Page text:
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Interactions drive development: What role can businesses play in supporting children in their earliest years?

Paul Carberry, Action for Children

Colleagues at Action for Children see on a daily basis how important the first years of a child’s life are to their development. Last year, we supported more than 101,000 people through our children’s centres and family hubs, of whom over 32,000 were aged 0 to 5.

Within the first year of life, babies’ brains double in size, and by age 3, a child’s brain is estimated to be twice as active as an adult. We know that a child’s relationship with their parents is hugely important to development in this time. So too are interactions that children have with other care givers, adults and children.

The earliest years are also a period where inequality begins to emerge. Research has shown that around 40% of the attainment gap at age 16 is already present at age 5. That’s why it’s so important that all areas of society contribute to supporting children and their families in the earliest years.

The role of businesses

Businesses should see themselves as part of the solution to making sure all children get the best start in life and ensuring they and their families are supported to be healthy, happy, and safe.

What does that look like? As employers, businesses should ensure they support workers through parental and family leave policies, through return-to-work approaches and flexible work offers. Managers should be trained and aware of the common challenges that parents face and be able to support new parents with empathy.

Businesses should also think about how they can support their customers and communities. That might mean making sure physical and digital spaces are child safe and friendly, or supporting customer service staff to be able to understand parents’ concerns or the problems they might face.

What can businesses do?

Crucially, businesses should pose themselves the question – what can we do to play a positive role in the lives of young children? When answering that they should work with and listen to children, families, and experts. As an organisation that works with tens of thousands of under-5s every year, we’d want businesses to think about three things:

  1. Supporting children in the early years is everyone’s business
    Businesses should see themselves as part of a wider social system that promotes the vital importance of the first years of a child’s life. That might mean doing some simple things, sharing information in staff areas or areas used by customers, providing some simple training to staff, or thinking deliberately about the way staff might interact with young children and their parents.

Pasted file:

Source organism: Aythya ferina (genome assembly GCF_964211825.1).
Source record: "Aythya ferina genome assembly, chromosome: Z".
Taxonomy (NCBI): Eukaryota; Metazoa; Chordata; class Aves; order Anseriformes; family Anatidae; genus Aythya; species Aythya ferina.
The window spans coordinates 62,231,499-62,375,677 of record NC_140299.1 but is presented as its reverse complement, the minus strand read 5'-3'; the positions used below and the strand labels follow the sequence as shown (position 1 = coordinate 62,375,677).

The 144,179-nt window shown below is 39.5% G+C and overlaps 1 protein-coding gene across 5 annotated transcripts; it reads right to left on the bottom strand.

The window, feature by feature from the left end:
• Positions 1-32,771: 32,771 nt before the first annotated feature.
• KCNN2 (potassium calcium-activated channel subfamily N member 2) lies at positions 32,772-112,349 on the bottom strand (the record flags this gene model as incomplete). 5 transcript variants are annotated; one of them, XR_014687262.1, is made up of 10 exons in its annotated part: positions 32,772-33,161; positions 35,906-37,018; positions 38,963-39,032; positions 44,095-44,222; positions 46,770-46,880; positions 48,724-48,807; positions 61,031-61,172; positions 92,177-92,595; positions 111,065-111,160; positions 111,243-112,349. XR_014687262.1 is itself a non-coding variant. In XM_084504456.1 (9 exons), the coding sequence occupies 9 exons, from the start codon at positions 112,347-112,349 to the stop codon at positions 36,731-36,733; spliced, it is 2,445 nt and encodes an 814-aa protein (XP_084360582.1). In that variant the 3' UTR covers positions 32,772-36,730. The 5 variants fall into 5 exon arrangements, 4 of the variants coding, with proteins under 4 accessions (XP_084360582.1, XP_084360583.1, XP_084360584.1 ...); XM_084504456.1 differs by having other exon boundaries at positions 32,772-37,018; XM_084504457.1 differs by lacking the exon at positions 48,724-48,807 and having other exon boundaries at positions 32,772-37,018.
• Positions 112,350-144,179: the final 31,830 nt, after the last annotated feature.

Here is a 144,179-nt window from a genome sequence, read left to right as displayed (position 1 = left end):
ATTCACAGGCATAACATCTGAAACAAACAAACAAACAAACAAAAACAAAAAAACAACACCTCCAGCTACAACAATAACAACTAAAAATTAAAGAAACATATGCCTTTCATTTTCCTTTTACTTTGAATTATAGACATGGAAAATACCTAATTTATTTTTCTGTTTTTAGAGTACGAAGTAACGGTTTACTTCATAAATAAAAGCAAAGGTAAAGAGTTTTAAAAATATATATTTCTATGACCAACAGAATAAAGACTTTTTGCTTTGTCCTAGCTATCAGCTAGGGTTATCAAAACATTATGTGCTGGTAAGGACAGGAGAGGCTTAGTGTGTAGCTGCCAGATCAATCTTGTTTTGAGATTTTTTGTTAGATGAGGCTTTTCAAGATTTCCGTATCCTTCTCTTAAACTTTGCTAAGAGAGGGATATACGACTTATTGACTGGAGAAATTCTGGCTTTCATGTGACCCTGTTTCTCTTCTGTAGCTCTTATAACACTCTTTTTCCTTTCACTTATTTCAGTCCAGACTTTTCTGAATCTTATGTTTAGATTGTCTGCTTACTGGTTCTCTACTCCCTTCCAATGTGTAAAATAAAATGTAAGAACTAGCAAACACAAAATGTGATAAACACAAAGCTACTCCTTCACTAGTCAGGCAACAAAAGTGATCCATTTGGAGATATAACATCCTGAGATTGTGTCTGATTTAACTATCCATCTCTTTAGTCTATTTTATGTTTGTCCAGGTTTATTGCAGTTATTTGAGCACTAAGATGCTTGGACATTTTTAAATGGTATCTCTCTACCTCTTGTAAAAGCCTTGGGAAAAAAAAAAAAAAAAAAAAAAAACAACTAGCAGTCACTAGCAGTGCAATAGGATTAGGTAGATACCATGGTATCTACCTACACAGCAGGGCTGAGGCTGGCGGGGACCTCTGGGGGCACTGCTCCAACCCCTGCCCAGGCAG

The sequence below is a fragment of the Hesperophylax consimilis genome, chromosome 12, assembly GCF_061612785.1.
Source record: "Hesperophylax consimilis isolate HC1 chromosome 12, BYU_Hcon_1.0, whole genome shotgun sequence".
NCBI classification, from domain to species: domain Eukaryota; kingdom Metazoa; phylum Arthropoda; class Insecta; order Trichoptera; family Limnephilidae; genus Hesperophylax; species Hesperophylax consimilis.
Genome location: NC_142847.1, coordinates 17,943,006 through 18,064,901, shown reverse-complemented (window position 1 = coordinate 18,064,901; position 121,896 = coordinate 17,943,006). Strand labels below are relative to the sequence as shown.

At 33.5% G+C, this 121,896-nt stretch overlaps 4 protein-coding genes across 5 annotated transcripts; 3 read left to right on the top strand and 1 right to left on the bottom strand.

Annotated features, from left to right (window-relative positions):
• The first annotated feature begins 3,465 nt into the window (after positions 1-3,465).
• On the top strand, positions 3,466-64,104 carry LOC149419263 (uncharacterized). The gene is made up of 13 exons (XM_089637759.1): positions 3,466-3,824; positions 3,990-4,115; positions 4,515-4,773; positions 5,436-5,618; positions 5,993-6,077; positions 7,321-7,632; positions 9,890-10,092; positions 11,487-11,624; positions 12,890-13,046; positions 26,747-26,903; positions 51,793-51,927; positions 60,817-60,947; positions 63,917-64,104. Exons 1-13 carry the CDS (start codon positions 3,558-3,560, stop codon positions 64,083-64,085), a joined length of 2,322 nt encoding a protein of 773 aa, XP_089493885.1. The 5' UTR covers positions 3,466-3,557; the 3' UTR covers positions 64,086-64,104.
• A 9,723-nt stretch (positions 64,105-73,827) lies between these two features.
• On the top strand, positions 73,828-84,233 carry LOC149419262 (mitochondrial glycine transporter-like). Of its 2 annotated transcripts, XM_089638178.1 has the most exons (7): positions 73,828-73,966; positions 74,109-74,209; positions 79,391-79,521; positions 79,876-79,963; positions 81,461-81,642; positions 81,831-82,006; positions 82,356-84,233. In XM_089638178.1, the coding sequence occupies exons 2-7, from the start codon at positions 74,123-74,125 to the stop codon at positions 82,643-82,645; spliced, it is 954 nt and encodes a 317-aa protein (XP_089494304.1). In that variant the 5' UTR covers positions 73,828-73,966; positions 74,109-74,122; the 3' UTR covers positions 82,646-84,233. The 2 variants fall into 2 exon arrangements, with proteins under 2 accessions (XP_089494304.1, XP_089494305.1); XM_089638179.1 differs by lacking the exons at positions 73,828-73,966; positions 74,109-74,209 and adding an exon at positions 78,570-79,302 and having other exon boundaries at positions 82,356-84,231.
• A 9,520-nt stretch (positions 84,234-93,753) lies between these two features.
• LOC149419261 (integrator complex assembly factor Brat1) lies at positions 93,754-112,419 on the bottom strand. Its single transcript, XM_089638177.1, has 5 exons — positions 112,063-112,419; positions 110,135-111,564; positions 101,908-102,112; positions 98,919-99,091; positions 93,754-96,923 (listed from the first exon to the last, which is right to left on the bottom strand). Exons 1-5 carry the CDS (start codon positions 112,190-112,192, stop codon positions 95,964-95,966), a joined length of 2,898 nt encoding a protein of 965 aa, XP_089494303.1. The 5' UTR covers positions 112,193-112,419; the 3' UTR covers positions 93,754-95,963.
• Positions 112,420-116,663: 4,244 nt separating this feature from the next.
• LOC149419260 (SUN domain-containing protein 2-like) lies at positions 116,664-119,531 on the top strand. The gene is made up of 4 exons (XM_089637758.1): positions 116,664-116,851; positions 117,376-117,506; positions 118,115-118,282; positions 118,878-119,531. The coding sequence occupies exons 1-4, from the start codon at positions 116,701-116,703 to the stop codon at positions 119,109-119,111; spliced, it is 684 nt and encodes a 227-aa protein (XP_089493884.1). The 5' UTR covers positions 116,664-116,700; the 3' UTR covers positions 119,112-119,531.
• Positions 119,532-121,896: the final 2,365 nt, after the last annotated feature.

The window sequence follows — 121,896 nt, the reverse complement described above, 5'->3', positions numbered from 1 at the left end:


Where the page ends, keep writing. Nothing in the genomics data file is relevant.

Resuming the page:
Like all organisations, we know how hard it is to find time and resource for staff development in the current climate, so we’d encourage businesses to start with what feels feasible for them but can make a big difference for families. For instance, Iceland have created an emoji poster encouraging parents and carers to talk to their young children about their emotions and signposting to Action for Children’s Parent Talk Service for further support, with information and training for store colleagues. This will help to create family-friendly spaces, make sure parents feel supported and facilitate positive interactions in store.
  2. The potential impact of every interaction – ‘interactions drive development’
    Research into child development powerfully shows the importance of small interactions as well as connections and attachments. That might mean showing support for parents by letting them know you understand how important their roles are, enabling staff to be empathetic and understanding of the challenges parenting young children entails. It can also mean making sure that staff are supported to make the most of any interactions they might have with young children – sometimes thought of as ‘making every contact count.
  3. Children’s needs have become more complex
    Finally, it’s important that people interacting with parents and children understand that for many children and families their challenges have become more severe and complex since the pandemic. In part because of the direct impact of the pandemic on child development, as well as the challenges many parents face in accessing the support they need for them and their children. That’s important when thinking of what businesses can do as an employer in particular, but also when considering how to best support families as customers.

More than anything, if more businesses asked themselves that key question – what can we do to play a positive role in the lives of young children? – that would play an important role in creating the supportive societal approach we need to improve children’s lives.